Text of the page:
The earliest documents I found indicated that the padres could not get the local Pima Indians to settle down at the Mission, largely because their elders and shamans claimed that the Tumacacori Mission, located along the banks of the Santa Cruz River, was built in a place haunted by an “espiritu maligo,” or a bad spirit. Undaunted, the padres constructed the adobe mission. Corn, beans and squash flourished in the fields along the cottonwood-lined river, and mines in the nearby hills produced a wealth of silver for both church and crown. After a few years of prosperity, the good fortune of the Tumacacori Mission changed. Plagues of grasshoppers, droughts and constant Apache raids took their toll on the Tumacacori Mission. Despite efforts of the padres and support of the Spanish military, the unfinished Tumacacori Mission (you can see in early photographs that the tower was left uncompleted largely because of Apache raids) was abandoned before Mexico gained its independence in 1821.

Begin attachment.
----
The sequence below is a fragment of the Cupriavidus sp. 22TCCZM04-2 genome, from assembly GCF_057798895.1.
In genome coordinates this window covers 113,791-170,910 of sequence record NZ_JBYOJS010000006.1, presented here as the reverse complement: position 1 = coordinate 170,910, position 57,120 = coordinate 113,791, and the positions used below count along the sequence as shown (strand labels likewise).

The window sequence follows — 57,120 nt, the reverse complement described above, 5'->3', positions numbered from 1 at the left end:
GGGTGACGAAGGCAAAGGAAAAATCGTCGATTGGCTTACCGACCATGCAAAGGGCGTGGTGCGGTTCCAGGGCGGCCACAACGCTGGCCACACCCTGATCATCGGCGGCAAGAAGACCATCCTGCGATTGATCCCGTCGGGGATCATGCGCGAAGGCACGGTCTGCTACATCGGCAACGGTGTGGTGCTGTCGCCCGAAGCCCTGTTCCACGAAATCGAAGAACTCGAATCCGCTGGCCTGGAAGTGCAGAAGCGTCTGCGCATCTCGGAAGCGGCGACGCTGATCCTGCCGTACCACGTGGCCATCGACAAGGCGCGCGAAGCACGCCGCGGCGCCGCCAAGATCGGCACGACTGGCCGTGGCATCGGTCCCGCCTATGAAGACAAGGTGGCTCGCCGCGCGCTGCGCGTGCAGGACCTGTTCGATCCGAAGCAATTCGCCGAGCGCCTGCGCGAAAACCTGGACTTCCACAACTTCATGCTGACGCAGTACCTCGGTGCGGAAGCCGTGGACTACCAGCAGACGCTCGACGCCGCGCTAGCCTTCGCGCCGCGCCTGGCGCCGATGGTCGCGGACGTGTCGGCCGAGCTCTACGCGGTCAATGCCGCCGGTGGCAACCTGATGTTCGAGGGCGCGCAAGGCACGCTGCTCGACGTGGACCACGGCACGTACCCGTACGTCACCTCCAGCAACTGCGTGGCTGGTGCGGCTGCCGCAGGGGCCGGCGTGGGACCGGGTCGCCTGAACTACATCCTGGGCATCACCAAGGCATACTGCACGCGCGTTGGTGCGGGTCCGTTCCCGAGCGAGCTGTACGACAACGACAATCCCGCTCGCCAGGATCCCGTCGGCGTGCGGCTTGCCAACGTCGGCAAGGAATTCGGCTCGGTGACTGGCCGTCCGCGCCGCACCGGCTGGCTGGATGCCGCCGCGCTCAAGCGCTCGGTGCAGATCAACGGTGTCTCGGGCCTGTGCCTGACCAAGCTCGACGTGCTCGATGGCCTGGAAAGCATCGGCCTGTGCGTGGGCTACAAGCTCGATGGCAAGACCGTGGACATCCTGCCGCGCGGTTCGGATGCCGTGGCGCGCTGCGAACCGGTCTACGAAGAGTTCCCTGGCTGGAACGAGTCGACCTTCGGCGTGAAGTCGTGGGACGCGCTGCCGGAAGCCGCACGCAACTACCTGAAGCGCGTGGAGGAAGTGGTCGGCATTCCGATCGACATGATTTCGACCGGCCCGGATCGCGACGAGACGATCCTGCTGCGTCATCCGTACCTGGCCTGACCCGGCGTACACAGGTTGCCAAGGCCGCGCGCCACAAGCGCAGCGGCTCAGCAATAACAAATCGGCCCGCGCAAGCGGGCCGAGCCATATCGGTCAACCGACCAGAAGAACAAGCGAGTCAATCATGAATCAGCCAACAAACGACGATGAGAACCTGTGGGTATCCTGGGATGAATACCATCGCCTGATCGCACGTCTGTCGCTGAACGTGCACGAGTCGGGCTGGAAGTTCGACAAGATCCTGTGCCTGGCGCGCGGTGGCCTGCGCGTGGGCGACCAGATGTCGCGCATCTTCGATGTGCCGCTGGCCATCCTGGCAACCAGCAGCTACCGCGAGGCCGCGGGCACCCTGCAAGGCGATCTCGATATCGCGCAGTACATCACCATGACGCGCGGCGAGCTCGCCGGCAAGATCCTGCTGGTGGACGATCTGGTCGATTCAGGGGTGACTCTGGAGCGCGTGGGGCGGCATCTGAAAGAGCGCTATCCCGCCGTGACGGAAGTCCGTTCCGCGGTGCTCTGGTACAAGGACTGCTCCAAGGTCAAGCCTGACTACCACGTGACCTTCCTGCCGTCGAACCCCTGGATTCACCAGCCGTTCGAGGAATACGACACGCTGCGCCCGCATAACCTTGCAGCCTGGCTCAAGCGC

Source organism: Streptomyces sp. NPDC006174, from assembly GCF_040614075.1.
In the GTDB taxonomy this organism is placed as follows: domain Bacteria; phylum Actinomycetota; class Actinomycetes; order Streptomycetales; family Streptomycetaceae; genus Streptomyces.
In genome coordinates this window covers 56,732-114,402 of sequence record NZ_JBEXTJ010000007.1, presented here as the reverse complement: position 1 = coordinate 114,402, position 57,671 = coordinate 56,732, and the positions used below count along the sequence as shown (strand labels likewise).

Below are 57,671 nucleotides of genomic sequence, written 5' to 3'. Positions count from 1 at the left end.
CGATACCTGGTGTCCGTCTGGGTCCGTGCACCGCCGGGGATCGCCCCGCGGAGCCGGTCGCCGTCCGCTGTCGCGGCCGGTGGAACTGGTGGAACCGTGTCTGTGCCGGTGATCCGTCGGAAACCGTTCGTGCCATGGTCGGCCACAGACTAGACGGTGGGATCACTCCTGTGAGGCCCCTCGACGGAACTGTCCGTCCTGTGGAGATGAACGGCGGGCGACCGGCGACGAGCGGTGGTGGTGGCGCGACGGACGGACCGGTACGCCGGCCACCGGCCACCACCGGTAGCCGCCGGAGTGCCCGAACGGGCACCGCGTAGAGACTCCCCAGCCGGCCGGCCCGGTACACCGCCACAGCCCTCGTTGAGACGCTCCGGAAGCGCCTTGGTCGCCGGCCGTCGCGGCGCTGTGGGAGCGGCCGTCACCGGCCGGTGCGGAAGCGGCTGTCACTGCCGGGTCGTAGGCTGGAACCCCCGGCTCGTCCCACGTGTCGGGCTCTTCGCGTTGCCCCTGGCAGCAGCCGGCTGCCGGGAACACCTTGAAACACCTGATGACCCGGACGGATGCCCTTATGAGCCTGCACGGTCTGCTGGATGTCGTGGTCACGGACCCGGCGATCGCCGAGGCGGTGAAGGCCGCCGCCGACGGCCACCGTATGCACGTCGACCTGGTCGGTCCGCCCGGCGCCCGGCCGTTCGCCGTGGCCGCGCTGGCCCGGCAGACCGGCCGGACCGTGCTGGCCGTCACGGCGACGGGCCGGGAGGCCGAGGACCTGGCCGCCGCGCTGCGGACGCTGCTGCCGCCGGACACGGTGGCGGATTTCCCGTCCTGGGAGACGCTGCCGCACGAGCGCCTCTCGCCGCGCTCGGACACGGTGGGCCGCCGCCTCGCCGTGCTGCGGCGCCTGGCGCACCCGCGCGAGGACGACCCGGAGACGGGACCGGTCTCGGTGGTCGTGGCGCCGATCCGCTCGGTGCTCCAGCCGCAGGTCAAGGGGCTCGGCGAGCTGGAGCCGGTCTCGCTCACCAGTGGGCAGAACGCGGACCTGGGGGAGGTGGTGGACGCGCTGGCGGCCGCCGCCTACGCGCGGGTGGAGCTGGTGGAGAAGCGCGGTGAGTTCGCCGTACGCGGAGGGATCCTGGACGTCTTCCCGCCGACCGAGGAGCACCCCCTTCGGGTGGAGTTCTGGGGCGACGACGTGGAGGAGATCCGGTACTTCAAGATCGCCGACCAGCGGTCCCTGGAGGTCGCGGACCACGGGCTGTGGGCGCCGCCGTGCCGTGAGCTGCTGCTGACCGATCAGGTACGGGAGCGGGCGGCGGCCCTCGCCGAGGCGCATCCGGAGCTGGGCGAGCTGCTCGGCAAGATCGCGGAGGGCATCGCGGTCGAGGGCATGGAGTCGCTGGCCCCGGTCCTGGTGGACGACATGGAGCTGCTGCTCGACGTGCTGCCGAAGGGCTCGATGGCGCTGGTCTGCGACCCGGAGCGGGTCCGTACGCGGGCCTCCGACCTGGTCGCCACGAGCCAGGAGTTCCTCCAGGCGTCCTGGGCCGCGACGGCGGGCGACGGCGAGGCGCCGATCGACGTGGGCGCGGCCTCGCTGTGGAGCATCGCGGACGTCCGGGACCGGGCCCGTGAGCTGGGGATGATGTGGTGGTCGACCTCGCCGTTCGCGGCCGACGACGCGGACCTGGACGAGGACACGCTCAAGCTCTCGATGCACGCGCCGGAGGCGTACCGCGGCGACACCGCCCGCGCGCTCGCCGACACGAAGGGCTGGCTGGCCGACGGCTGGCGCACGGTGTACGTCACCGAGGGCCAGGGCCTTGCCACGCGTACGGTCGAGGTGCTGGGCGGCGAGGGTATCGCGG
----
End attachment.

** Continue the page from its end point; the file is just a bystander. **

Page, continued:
After the Mexican-American War of 1846-1848, Americans began to trickle into the area in search of gold and silver. With the support of the American military, miners were able to reopen some of the rich Spanish mines that had been abandoned. One mine near the Tumacacori Mission was the famous Heintzelman, or Cerro Colorado Mine, located in the dusty desert hills a few miles west of Tumacacori. Another rich silver deposit, the Mowry Mine was a few miles east of Tumacacori near the present town of Patagonia. Like Tumacacori, both of these rich silver mines were plagued with a string of murders, robberies and cave-ins. Within a few short years, nearly everyone involved with these mines was either murdered, like Samuel Heintzelman, his partner Charles Poston, or in the case of Sylvester Mowry, suffered a fate worse than death; pent the remainder of his life in an adobe prison cell in Yuma. During the remainder of the 19th Century, murders and tragedies continued, in many cases entire families or groups of miners disappeared. Others, like the massacre at the Brunckow Cabin have never been explained. So forbidding was the desert of Southeastern Arizona that prospector Ed Schieffelin was told that all he would find there was his tombstone. When he did find a rich silver deposit near the burned remains of the Brunckow cabin, he named it Tombstone. Tombstone later earned the reputation for being one of the wildest mining camps in the west.